Just Another Day on the Farm

 Silkie, one of our dairy goats, had her kids on Friday. We decided to let her feed her own babies for a month, since we have two freezers full of mik. Saves us a lot of time, since there is so much else going on now.
 This mom is now looking like triplets. Any day now...
 We now have a playroom into which we are throwing the moms and kids so they can get used to each other and to be sure that they can recognize each other in a crowd. we let them out yesterday and today. The moms ran out. The kids took a little more coaxing. It was fun to watch them run and play. One of the white kid does is obviulsy going to be a ring leader.
 As I have been shearing, I have been putting the most recently sheared into the pen with the heater. Today, I finally moved the colored goats into one pen and left the white ones in the other. Amazing how much animosity there was in that pen. The walls were shaking!
 This is Holler with her mom being very protective. They  sharing a pen with two other does and their kids. The mom is afraid that they will try to steal her baby.
 These two does were posing beautifully for me today. They were the last two that I sheared today. All of the goats have now been shorn, so I will keep an eye on the sheep and start shearing them next. I won't tell you how many goats there were, but it was a lot.
 Life is not always fun on the farm. This afternoon, the above ewe gave birth to a lamb with no jaw. I suspect that it might be the result of worming medication or something that she ate out in the new pasture. Her second lamb is a perfectly healthy little ewe. They are both in a stall bonding.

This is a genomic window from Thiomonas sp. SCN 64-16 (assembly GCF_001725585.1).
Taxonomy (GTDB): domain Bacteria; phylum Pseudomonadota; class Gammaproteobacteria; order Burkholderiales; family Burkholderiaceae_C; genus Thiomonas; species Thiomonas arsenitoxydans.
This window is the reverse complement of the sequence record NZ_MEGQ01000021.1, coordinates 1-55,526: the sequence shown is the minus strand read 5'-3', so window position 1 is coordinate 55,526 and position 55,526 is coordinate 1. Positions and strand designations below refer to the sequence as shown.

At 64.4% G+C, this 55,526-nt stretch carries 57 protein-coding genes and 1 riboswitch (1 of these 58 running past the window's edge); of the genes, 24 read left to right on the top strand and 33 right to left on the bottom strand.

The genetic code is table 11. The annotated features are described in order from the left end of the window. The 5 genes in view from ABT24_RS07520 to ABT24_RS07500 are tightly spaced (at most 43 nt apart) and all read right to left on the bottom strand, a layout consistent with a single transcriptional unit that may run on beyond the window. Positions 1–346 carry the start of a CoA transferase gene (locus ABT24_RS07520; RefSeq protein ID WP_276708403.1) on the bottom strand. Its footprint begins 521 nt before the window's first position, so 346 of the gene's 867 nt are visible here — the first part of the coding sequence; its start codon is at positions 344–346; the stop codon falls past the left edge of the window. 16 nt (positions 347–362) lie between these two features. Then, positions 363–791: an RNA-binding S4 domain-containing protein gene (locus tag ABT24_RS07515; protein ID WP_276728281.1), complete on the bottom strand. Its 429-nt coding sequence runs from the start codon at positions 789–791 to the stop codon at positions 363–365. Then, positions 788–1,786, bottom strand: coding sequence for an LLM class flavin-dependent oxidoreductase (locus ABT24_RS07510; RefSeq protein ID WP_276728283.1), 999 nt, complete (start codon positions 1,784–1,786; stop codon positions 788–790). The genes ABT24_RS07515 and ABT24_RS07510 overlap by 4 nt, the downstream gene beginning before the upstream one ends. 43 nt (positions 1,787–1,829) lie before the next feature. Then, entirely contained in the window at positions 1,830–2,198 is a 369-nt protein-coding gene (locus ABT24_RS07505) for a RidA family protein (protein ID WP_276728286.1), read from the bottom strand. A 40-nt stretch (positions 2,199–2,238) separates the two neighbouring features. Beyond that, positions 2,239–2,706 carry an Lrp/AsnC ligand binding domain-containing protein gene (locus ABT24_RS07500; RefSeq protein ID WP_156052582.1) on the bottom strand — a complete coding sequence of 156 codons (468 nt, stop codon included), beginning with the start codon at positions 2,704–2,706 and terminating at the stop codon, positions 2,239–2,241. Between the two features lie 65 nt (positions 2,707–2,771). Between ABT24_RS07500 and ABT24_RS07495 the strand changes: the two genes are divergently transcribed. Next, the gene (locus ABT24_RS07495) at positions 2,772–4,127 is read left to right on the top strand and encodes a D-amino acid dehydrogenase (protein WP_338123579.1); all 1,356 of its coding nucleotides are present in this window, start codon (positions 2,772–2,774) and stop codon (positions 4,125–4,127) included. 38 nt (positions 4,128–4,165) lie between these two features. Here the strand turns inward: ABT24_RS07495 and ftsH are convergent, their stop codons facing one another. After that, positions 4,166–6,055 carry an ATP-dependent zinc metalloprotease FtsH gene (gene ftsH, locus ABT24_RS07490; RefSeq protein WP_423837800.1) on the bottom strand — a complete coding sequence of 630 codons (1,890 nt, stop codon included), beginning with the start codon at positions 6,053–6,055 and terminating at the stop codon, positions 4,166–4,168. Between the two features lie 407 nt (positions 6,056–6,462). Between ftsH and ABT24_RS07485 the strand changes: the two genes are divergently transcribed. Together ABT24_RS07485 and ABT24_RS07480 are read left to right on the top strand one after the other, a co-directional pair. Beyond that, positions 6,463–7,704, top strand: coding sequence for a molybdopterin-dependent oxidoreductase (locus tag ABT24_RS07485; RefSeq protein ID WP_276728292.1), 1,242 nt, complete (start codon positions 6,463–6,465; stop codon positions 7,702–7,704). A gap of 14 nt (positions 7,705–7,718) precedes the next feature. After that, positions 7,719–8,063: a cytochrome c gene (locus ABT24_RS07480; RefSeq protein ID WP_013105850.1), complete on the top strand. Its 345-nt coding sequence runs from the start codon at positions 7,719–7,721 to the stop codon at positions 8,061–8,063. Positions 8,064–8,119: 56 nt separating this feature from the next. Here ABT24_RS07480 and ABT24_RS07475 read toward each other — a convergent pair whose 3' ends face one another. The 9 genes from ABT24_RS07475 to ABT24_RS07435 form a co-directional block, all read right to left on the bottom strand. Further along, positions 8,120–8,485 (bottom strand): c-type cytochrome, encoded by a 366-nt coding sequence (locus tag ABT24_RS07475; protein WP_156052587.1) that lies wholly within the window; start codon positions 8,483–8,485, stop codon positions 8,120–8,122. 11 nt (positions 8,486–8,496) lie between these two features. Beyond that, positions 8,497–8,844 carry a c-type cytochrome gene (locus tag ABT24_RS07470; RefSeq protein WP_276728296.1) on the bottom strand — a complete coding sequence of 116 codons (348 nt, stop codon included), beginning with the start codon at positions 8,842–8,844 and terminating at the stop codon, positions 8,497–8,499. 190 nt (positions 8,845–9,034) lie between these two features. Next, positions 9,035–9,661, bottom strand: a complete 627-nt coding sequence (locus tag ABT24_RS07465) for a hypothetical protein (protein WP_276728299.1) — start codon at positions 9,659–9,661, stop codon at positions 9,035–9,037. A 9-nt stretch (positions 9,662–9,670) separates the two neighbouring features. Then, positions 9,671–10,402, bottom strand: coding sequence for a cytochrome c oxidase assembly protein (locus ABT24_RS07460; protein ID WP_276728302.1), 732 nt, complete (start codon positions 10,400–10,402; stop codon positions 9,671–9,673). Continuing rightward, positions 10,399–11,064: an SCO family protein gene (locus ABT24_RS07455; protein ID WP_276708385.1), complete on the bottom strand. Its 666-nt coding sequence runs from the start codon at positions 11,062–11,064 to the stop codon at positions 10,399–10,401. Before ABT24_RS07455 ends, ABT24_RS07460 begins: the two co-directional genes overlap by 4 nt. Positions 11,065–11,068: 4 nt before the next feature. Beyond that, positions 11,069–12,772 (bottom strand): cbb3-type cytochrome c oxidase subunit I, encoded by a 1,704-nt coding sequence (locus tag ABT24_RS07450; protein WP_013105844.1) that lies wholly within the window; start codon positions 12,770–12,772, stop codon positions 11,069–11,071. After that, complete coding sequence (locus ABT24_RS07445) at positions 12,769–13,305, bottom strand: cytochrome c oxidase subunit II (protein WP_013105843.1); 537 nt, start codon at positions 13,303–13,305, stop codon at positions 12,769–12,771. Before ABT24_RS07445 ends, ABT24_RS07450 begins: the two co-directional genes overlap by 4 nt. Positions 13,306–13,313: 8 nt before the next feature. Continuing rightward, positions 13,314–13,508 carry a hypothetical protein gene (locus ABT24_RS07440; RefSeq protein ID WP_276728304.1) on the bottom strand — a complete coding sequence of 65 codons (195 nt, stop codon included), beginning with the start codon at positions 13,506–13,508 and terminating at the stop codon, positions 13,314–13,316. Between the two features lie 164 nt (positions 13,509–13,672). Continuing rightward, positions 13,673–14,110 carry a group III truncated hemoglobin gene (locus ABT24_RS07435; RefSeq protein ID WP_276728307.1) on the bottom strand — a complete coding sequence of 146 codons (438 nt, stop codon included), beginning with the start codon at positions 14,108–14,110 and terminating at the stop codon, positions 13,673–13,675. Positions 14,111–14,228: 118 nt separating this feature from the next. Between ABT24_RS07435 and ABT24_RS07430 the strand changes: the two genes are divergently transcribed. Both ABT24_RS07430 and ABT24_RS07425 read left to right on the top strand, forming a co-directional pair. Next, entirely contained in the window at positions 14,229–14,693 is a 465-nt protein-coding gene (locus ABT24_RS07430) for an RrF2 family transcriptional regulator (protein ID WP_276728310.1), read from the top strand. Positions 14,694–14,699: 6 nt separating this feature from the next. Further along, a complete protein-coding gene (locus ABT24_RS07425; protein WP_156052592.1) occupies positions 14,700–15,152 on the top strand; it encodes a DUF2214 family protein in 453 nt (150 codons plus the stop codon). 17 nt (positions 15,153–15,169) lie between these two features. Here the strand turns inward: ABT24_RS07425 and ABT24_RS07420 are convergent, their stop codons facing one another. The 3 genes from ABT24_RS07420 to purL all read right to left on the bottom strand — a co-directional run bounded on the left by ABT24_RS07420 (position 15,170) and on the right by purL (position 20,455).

This ewe was doing a walk about yesterday - in other words, she busted through a gate. This morning she had twins. One did not make it and her insides came out with it. I thank my friend Greta for her advice on fixing it. We managed to get everything back inside her and cleaned off while my sewing skills came in handy. Her stitches are holding and she is chewing her cud with her baby by her side. Good thing that I no longer hesitate to take action.

I always debate about sharing some of the horror stories that happen when you own animals. There are always people who criticise and see the animals as pets and not as livestock. You can't keep all of the animals and you should not breed, if you are not willing to do what has to be done. I can tell you that Marc and I were seeing this ewe as a goner when we saw her uterus laying by her side. You can't wait for a vet to show and most do not want to deal with livestock - horses, cats and dogs are much more lucrative. I am fortunate to have a network of breeders who are willing to help out - even long distance. I have pulled babies and treated all sorts of things. today was probably the worst that I have ever dealt with. I won't know whether what we did will have worked for a week, but I feel like she will be fine, since she is eating and caring for her lamb.

Every morning brings new surprises. Just pray that all of them tomorrow are happy!